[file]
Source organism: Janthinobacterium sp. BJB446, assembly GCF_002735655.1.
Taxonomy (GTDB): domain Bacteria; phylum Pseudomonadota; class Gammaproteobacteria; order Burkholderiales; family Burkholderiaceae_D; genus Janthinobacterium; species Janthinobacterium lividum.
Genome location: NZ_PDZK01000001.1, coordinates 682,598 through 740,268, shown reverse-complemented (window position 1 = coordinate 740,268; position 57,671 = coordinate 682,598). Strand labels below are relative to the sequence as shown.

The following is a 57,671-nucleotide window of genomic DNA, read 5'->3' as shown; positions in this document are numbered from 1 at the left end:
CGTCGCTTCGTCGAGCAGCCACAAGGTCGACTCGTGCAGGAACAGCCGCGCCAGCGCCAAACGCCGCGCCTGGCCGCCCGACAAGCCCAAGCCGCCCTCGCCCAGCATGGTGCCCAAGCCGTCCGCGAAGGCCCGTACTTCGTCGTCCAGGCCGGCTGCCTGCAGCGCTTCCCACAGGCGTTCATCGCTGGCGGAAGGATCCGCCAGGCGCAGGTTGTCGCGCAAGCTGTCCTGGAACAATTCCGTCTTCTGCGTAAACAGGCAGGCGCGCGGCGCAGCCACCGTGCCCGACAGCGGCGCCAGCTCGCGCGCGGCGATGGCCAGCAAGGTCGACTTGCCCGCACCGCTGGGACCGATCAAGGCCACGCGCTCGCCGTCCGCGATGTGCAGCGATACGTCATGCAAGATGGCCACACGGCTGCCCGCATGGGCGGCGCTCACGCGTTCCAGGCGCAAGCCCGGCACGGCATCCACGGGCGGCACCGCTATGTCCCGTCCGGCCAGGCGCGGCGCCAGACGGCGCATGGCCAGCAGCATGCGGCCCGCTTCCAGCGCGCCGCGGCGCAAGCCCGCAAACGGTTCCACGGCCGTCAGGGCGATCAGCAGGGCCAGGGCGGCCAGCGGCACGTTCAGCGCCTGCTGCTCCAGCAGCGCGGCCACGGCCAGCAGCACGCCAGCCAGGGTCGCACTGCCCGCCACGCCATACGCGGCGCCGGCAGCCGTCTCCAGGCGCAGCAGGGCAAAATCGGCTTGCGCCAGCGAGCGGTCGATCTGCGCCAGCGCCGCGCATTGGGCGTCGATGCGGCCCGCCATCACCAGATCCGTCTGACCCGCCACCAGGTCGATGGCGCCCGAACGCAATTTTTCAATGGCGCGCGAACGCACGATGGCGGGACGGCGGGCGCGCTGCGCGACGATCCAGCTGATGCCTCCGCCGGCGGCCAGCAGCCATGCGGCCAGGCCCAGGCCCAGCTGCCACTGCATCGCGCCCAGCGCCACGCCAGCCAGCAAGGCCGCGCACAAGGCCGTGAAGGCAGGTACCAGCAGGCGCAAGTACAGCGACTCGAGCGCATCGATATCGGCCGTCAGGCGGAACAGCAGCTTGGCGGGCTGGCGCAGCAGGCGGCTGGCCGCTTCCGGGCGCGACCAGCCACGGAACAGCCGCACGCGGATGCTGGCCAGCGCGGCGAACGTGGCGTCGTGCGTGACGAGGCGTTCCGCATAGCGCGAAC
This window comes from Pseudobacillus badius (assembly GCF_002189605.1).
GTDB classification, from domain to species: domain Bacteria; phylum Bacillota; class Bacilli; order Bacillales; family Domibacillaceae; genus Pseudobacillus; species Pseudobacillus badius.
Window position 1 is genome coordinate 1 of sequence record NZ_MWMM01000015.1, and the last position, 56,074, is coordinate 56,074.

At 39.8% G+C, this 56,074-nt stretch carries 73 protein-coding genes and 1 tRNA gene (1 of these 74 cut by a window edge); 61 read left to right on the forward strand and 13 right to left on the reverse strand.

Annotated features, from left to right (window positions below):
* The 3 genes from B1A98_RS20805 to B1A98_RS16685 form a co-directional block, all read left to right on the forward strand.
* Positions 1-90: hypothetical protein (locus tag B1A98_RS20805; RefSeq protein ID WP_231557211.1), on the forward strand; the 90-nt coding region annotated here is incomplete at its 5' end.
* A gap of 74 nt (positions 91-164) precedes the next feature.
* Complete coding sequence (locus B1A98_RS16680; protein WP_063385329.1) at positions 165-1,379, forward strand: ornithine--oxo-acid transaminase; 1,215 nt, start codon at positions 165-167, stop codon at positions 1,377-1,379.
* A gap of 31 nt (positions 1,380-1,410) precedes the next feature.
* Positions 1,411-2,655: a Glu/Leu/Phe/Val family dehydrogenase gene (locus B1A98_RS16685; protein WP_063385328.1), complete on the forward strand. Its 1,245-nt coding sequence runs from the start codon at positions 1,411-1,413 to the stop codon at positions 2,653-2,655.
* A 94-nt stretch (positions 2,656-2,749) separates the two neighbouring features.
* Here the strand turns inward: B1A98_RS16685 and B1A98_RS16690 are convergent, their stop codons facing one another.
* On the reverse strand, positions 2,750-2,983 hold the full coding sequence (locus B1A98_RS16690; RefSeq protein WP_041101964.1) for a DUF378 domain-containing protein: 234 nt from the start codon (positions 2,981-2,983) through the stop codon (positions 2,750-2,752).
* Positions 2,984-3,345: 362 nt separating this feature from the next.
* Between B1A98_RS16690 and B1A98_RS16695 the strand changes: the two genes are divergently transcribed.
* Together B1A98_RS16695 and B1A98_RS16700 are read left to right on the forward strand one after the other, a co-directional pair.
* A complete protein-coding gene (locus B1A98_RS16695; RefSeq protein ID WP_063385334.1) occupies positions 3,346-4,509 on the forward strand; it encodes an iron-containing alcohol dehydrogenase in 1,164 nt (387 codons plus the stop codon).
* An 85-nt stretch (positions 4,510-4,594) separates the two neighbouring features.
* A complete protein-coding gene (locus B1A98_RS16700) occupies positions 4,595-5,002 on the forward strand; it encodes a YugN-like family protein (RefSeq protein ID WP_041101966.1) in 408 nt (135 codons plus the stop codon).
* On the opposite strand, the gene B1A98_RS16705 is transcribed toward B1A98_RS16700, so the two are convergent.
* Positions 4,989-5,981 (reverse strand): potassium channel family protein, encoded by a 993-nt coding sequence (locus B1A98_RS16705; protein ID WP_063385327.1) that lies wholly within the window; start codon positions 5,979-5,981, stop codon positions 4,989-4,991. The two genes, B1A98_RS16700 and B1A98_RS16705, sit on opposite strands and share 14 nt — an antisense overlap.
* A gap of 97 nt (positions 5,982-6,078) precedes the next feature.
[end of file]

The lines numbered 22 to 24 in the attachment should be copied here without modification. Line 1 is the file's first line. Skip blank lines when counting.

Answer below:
* Together B1A98_RS16695 and B1A98_RS16700 are read left to right on the forward strand one after the other, a co-directional pair.
* A complete protein-coding gene (locus B1A98_RS16695; RefSeq protein ID WP_063385334.1) occupies positions 3,346-4,509 on the forward strand; it encodes an iron-containing alcohol dehydrogenase in 1,164 nt (387 codons plus the stop codon).
* An 85-nt stretch (positions 4,510-4,594) separates the two neighbouring features.